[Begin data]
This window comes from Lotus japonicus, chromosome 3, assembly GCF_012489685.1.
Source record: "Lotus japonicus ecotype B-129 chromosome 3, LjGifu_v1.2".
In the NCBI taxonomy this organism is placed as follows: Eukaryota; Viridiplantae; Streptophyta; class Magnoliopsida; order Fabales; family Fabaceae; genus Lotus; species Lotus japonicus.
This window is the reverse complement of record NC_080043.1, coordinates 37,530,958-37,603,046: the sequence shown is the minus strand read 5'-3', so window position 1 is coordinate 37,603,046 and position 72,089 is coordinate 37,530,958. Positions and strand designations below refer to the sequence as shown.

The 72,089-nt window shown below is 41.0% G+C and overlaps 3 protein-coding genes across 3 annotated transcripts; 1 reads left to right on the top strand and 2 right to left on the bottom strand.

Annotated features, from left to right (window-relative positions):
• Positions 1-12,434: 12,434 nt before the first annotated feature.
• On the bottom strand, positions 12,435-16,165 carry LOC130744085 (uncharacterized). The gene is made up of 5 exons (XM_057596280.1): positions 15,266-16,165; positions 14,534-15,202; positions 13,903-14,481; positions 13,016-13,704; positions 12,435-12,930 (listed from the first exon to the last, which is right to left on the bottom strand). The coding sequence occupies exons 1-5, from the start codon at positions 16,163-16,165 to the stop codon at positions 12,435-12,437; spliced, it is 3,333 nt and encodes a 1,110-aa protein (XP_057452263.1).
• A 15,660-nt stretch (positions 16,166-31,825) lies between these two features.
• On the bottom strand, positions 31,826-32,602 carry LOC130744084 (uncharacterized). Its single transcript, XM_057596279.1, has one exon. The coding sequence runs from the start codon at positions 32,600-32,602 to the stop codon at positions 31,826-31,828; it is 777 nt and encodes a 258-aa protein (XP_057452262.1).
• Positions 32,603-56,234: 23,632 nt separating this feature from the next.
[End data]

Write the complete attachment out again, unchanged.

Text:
This window comes from Lotus japonicus, chromosome 3, assembly GCF_012489685.1.
Source record: "Lotus japonicus ecotype B-129 chromosome 3, LjGifu_v1.2".
In the NCBI taxonomy this organism is placed as follows: Eukaryota; Viridiplantae; Streptophyta; class Magnoliopsida; order Fabales; family Fabaceae; genus Lotus; species Lotus japonicus.
This window is the reverse complement of record NC_080043.1, coordinates 37,530,958-37,603,046: the sequence shown is the minus strand read 5'-3', so window position 1 is coordinate 37,603,046 and position 72,089 is coordinate 37,530,958. Positions and strand designations below refer to the sequence as shown.

The 72,089-nt window shown below is 41.0% G+C and overlaps 3 protein-coding genes across 3 annotated transcripts; 1 reads left to right on the top strand and 2 right to left on the bottom strand.

Annotated features, from left to right (window-relative positions):
• Positions 1-12,434: 12,434 nt before the first annotated feature.
• On the bottom strand, positions 12,435-16,165 carry LOC130744085 (uncharacterized). The gene is made up of 5 exons (XM_057596280.1): positions 15,266-16,165; positions 14,534-15,202; positions 13,903-14,481; positions 13,016-13,704; positions 12,435-12,930 (listed from the first exon to the last, which is right to left on the bottom strand). The coding sequence occupies exons 1-5, from the start codon at positions 16,163-16,165 to the stop codon at positions 12,435-12,437; spliced, it is 3,333 nt and encodes a 1,110-aa protein (XP_057452263.1).
• A 15,660-nt stretch (positions 16,166-31,825) lies between these two features.
• On the bottom strand, positions 31,826-32,602 carry LOC130744084 (uncharacterized). Its single transcript, XM_057596279.1, has one exon. The coding sequence runs from the start codon at positions 32,600-32,602 to the stop codon at positions 31,826-31,828; it is 777 nt and encodes a 258-aa protein (XP_057452262.1).
• Positions 32,603-56,234: 23,632 nt separating this feature from the next.